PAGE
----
This is Rick Harmon and welcome to The Gordian Knot. This is episode 16. In the mid-2000s it was brought to our attention of a property that was about to go to tax sale. The property was in East LA, and the issue were both owners of record were deceased and there was no probate. Now, this caused a problem in a number of ways and I’m going to describe those to you and how we went about solving it. Well, the first issue was this property was vacant, had been vacant for a very long time and needed to be boarded up and secured to keep squatters out. Of course, there was weeds and other kinds of problems.
Well, we contacted, after doing some skip tracing and research, and found that in fact the owners were dead. Their backstory was they had immigrated from Cuba, presumably during the Castro era and fled to the United States and purchased this property at some point in time. Mister died and then missus died, which is pretty common in the sequence. But the family, there were family members in the area, but they wanted nothing to do with this property. For all other intents and purposes, the property was free and clear of mortgages. There were no other liens besides city liens from the City of Los Angeles for a substandard property.
Now, the challenge was going to be, how do we help the neighbors and how do we clean this up and provide some level of protection and add value? As it turned out, the plan to open up a probate was never successful because the other relatives really wanted nothing to do with the property and the family members. It appears that, in some cultures, the idea of a property being once owned by deceased persons has some pretty bad mojo, or whatever, connected to it, and these family members wanted nothing associated with it. They had already taken the valuables and the family heirlooms, or whatever, that was important to them and they’d left this house actually in shambles, which isn’t unusual.
Along the way, we were trying to decide in clearing the title to this property, how we were going to keep the property clear of squatters. This is a constant problem. One of the main issues was, once we had an issue with a squatter, how are we going to get them out, besides using a carrot or cookies? Squatters can be very, very stubborn. In California, being so sensitive to protecting the rights of occupants, we needed to be aware of this. Ultimately, what our solution was, when we came across the first squatter was to entice them out of the property. Another time, we did it with the sheriffs. But, the third time was a stubborn situation.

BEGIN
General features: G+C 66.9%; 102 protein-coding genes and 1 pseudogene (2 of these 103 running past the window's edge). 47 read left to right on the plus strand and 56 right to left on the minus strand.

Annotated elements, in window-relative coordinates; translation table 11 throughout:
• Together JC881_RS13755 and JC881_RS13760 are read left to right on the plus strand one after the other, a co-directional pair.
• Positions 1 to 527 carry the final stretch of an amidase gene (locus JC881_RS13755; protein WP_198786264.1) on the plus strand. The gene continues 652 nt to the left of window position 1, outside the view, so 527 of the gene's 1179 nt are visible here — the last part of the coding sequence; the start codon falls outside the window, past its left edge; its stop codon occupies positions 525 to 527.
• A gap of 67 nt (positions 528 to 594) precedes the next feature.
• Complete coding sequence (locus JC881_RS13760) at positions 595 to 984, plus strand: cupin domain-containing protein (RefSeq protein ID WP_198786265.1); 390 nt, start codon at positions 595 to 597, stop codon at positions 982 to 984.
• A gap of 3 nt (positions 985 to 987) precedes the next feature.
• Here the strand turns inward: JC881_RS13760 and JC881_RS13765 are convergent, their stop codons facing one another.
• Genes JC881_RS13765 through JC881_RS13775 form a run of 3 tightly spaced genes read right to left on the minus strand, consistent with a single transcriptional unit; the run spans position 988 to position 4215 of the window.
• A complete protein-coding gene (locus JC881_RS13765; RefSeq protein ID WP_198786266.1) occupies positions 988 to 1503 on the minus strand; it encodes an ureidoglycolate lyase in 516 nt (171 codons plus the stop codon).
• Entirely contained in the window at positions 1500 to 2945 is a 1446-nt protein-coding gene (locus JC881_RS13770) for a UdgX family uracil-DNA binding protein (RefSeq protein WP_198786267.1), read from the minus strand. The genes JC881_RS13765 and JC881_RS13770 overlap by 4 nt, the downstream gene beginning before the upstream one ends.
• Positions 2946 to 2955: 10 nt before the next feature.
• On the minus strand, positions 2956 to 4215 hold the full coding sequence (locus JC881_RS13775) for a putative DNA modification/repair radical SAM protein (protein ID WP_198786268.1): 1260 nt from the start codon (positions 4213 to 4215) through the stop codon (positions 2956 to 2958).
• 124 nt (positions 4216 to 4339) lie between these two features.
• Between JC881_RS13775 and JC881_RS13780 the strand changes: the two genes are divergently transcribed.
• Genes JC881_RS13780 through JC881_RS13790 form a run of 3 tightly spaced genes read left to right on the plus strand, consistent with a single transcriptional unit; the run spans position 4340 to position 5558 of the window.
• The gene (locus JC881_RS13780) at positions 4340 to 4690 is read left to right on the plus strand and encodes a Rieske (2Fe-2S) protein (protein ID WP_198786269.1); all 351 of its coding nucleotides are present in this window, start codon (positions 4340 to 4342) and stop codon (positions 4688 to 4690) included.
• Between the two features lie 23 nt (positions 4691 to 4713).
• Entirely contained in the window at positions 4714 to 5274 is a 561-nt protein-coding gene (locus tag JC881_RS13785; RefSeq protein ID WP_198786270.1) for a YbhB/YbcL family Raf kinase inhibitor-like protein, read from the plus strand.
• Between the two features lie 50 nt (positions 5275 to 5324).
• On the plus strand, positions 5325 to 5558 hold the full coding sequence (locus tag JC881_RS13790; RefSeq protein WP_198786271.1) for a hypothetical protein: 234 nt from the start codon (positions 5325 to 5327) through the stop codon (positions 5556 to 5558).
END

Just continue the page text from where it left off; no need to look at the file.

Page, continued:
We had a man and a woman who was posing as his wife and a older teenage son, and they had moved in the property. Set up house, they had actually cleaned up the interior, and I don’t know what other activities were going on besides the drug activities there, but for all intents and purposes they were acting as a family. This became an issue. How does one evict a squatter? Well, I’ve been involved in cases with tenants in the past where they have been in properties that I’ve already owned as a rental, and had the matter dealt with it with a normal unlawful detainer type eviction. But, this was different. We didn’t have the deed yet. We didn’t have anything to complete to quiet our title yet.
What we ultimately did is we went to court after filing a Petition for Ejectment. This was interesting, because I had never seen this done. Now, even crazier was the occupant, the squatter, the adult male showed up to court, answered the notice. I guess it’s the summons and complaint or the petition after being posted and being served. Because, we certainly knew his name. We had a friendly, you know, professional, courteous relationship with this gentleman. He shows up to court and the judge asked him a few questions and he responded. Judge asked us a few questions, we responded.
The occupant, the squatter responded affirmatively that he was not paying rent and had no legal right to be in that property. Before he could even finish his sentence, the judge was signing our order. Slap, slap, done, done. That’s the way it worked. It was interesting lesson for us. When you don’t have, in California, if you don’t have all of your title in a row, there is an alternative way of getting somebody out of a property who does not belong there. This is called filing a petition for an ejectment, not for unlawful detainer. There’s always lessons to be learned, and that is our lesson for today.
This episode is brought to you by closeprobate.com, loans and solutions for cash poor California estates and trusts.
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